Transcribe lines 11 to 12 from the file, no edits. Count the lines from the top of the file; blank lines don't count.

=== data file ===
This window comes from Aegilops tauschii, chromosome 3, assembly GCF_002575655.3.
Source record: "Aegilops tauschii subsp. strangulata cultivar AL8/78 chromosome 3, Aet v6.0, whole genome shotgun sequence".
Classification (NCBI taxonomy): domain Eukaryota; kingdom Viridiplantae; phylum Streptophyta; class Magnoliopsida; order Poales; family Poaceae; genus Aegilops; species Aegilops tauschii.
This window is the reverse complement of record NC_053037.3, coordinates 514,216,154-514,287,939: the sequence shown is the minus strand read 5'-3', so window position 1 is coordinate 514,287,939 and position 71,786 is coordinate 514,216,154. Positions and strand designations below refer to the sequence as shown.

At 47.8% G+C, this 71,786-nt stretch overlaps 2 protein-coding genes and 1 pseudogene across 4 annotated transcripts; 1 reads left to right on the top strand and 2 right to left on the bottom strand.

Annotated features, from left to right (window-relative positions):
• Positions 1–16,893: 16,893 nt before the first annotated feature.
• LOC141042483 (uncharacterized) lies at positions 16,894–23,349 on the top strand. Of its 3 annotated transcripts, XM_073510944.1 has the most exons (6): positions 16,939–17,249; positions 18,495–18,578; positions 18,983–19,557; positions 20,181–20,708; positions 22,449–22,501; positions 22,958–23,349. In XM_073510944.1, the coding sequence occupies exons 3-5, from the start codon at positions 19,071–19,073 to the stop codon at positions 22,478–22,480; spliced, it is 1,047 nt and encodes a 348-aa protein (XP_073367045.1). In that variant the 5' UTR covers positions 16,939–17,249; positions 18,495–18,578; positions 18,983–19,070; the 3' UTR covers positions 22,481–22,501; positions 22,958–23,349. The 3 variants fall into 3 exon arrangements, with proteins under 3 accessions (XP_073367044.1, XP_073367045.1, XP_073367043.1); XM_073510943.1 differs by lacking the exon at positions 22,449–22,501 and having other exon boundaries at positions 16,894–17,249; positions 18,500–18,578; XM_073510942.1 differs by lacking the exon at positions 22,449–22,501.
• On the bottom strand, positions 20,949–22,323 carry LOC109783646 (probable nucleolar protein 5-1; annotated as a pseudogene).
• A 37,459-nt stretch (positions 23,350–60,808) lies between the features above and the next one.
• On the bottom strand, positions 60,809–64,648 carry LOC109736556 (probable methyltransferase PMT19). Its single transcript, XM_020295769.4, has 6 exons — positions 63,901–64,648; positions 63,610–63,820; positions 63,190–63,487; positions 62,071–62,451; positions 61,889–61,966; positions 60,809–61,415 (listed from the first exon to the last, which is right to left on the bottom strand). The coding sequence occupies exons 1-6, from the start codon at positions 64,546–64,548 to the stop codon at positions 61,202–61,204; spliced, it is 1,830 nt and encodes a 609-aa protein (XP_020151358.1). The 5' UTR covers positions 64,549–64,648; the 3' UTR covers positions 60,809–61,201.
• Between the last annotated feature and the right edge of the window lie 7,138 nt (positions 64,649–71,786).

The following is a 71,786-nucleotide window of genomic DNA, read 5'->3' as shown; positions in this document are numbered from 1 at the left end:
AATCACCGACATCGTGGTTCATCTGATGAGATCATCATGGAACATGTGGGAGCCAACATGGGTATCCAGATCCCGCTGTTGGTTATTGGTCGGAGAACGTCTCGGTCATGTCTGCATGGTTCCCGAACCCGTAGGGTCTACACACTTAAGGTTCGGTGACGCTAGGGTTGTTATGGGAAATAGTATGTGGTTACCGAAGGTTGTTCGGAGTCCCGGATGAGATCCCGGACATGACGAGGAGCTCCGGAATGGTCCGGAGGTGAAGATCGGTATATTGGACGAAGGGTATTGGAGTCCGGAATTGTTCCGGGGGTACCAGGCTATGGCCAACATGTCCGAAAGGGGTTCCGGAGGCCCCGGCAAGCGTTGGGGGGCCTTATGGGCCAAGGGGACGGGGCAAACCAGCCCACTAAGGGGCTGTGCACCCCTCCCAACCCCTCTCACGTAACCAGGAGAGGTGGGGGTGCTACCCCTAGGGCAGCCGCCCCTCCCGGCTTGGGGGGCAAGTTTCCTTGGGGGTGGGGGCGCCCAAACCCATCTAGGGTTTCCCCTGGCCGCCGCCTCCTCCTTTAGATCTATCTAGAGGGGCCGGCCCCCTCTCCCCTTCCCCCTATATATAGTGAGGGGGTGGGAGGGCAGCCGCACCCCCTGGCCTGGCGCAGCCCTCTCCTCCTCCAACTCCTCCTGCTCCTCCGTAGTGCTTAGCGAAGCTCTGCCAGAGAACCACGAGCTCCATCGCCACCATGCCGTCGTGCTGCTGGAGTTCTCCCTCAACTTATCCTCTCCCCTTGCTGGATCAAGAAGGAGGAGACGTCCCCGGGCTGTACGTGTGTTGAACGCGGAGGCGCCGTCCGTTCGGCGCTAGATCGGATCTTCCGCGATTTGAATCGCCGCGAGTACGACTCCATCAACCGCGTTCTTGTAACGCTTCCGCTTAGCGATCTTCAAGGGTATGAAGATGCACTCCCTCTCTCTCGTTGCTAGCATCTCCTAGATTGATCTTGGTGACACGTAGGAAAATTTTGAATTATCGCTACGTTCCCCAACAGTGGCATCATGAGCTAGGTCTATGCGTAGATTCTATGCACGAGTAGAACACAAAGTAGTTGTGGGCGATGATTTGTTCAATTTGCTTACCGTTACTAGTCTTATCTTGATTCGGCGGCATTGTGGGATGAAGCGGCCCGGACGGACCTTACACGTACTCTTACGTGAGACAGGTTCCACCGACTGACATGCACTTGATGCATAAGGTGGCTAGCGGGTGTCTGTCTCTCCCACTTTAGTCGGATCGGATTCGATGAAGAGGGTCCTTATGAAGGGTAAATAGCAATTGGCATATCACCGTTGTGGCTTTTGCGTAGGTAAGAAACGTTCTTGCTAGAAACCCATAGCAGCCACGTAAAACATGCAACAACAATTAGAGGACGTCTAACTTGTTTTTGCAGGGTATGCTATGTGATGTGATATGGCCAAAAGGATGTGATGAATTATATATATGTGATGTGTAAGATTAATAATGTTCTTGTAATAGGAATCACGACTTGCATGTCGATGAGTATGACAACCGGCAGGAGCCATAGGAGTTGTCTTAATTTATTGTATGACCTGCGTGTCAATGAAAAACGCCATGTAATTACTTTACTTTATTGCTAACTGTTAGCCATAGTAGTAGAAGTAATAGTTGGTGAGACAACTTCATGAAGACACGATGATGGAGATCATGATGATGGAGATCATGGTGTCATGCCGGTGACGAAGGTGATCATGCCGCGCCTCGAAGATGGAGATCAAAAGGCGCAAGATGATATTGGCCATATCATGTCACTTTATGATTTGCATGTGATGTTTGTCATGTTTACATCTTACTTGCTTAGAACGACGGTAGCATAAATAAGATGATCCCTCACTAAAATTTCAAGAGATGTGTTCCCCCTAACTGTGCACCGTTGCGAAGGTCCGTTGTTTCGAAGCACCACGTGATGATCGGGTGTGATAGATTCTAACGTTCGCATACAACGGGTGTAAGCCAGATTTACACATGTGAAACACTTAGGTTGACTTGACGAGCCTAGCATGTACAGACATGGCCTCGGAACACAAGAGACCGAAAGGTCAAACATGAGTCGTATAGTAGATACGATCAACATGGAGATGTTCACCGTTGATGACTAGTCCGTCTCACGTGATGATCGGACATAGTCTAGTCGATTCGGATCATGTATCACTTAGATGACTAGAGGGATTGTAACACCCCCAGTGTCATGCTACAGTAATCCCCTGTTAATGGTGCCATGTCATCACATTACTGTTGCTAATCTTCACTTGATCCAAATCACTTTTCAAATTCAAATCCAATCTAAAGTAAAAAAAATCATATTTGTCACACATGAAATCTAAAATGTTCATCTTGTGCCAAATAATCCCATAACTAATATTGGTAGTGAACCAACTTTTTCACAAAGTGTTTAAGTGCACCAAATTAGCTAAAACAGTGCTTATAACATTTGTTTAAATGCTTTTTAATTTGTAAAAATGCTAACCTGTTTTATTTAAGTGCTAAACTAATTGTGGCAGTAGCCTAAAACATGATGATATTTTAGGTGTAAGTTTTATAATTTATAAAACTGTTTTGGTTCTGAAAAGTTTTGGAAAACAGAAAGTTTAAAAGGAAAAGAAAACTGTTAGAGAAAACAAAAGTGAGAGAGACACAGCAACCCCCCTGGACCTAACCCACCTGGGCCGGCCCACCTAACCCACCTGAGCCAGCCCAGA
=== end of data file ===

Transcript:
• On the bottom strand, positions 60,809–64,648 carry LOC109736556 (probable methyltransferase PMT19). Its single transcript, XM_020295769.4, has 6 exons — positions 63,901–64,648; positions 63,610–63,820; positions 63,190–63,487; positions 62,071–62,451; positions 61,889–61,966; positions 60,809–61,415 (listed from the first exon to the last, which is right to left on the bottom strand). The coding sequence occupies exons 1-6, from the start codon at positions 64,546–64,548 to the stop codon at positions 61,202–61,204; spliced, it is 1,830 nt and encodes a 609-aa protein (XP_020151358.1). The 5' UTR covers positions 64,549–64,648; the 3' UTR covers positions 60,809–61,201.
• Between the last annotated feature and the right edge of the window lie 7,138 nt (positions 64,649–71,786).